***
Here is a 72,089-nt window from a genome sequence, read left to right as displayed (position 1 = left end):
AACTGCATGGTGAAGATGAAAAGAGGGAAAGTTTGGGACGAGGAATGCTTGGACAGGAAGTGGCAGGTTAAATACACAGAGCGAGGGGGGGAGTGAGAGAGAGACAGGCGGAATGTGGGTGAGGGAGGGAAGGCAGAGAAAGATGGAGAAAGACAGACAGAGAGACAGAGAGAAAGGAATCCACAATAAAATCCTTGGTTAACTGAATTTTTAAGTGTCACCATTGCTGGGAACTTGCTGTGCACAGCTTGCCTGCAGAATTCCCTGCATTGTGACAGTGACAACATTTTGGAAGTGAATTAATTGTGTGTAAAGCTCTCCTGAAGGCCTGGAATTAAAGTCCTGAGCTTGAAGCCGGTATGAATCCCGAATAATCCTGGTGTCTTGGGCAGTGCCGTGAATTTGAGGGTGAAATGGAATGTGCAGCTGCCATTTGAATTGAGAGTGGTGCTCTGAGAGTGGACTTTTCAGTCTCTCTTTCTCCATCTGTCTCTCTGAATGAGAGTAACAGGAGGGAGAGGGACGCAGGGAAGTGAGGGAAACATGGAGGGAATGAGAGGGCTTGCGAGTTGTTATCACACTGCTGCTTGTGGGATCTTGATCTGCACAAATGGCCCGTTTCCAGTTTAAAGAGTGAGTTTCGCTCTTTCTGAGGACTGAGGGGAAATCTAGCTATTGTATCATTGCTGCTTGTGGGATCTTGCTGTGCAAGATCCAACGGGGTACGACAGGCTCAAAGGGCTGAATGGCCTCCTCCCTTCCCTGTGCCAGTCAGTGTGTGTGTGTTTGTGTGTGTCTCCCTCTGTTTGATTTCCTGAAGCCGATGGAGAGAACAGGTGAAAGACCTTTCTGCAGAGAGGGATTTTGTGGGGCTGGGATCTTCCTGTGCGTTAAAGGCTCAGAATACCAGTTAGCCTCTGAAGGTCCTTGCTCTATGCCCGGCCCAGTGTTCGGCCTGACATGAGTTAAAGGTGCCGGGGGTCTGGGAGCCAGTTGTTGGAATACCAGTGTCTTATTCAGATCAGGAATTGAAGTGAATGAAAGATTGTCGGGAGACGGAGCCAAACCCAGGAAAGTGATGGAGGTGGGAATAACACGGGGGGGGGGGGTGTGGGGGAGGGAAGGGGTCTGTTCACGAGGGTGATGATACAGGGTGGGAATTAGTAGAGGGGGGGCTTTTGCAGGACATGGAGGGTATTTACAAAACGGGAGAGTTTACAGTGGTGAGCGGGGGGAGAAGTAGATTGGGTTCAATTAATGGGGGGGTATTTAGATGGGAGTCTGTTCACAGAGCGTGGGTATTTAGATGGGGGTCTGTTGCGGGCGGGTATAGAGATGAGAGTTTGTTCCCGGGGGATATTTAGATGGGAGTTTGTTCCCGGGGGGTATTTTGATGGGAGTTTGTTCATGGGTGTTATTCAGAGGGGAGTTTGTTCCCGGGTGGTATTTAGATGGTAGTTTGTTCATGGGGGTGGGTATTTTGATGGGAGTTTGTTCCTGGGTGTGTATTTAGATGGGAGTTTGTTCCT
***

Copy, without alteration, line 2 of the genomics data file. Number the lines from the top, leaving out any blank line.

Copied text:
AACTGCATGGTGAAGATGAAAAGAGGGAAAGTTTGGGACGAGGAATGCTTGGACAGGAAGTGGCAGGTTAAATACACAGAGCGAGGGGGGGAGTGAGAGAGAGACAGGCGGAATGTGGGTGAGGGAGGGAAGGCAGAGAAAGATGGAGAAAGACAGACAGAGAGACAGAGAGAAAGGAATCCACAATAAAATCCTTGGTTAACTGAATTTTTAAGTGTCACCATTGCTGGGAACTTGCTGTGCACAGCTTGCCTGCAGAATTCCCTGCATTGTGACAGTGACAACATTTTGGAAGTGAATTAATTGTGTGTAAAGCTCTCCTGAAGGCCTGGAATTAAAGTCCTGAGCTTGAAGCCGGTATGAATCCCGAATAATCCTGGTGTCTTGGGCAGTGCCGTGAATTTGAGGGTGAAATGGAATGTGCAGCTGCCATTTGAATTGAGAGTGGTGCTCTGAGAGTGGACTTTTCAGTCTCTCTTTCTCCATCTGTCTCTCTGAATGAGAGTAACAGGAGGGAGAGGGACGCAGGGAAGTGAGGGAAACATGGAGGGAATGAGAGGGCTTGCGAGTTGTTATCACACTGCTGCTTGTGGGATCTTGATCTGCACAAATGGCCCGTTTCCAGTTTAAAGAGTGAGTTTCGCTCTTTCTGAGGACTGAGGGGAAATCTAGCTATTGTATCATTGCTGCTTGTGGGATCTTGCTGTGCAAGATCCAACGGGGTACGACAGGCTCAAAGGGCTGAATGGCCTCCTCCCTTCCCTGTGCCAGTCAGTGTGTGTGTGTTTGTGTGTGTCTCCCTCTGTTTGATTTCCTGAAGCCGATGGAGAGAACAGGTGAAAGACCTTTCTGCAGAGAGGGATTTTGTGGGGCTGGGATCTTCCTGTGCGTTAAAGGCTCAGAATACCAGTTAGCCTCTGAAGGTCCTTGCTCTATGCCCGGCCCAGTGTTCGGCCTGACATGAGTTAAAGGTGCCGGGGGTCTGGGAGCCAGTTGTTGGAATACCAGTGTCTTATTCAGATCAGGAATTGAAGTGAATGAAAGATTGTCGGGAGACGGAGCCAAACCCAGGAAAGTGATGGAGGTGGGAATAACACGGGGGGGGGGGGTGTGGGGGAGGGAAGGGGTCTGTTCACGAGGGTGATGATACAGGGTGGGAATTAGTAGAGGGGGGGCTTTTGCAGGACATGGAGGGTATTTACAAAACGGGAGAGTTTACAGTGGTGAGCGGGGGGAGAAGTAGATTGGGTTCAATTAATGGGGGGGTATTTAGATGGGAGTCTGTTCACAGAGCGTGGGTATTTAGATGGGGGTCTGTTGCGGGCGGGTATAGAGATGAGAGTTTGTTCCCGGGGGATATTTAGATGGGAGTTTGTTCCCGGGGGGTATTTTGATGGGAGTTTGTTCATGGGTGTTATTCAGAGGGGAGTTTGTTCCCGGGTGGTATTTAGATGGTAGTTTGTTCATGGGGGTGGGTATTTTGATGGGAGTTTGTTCCTGGGTGTGTATTTAGATGGGAGTTTGTTCCT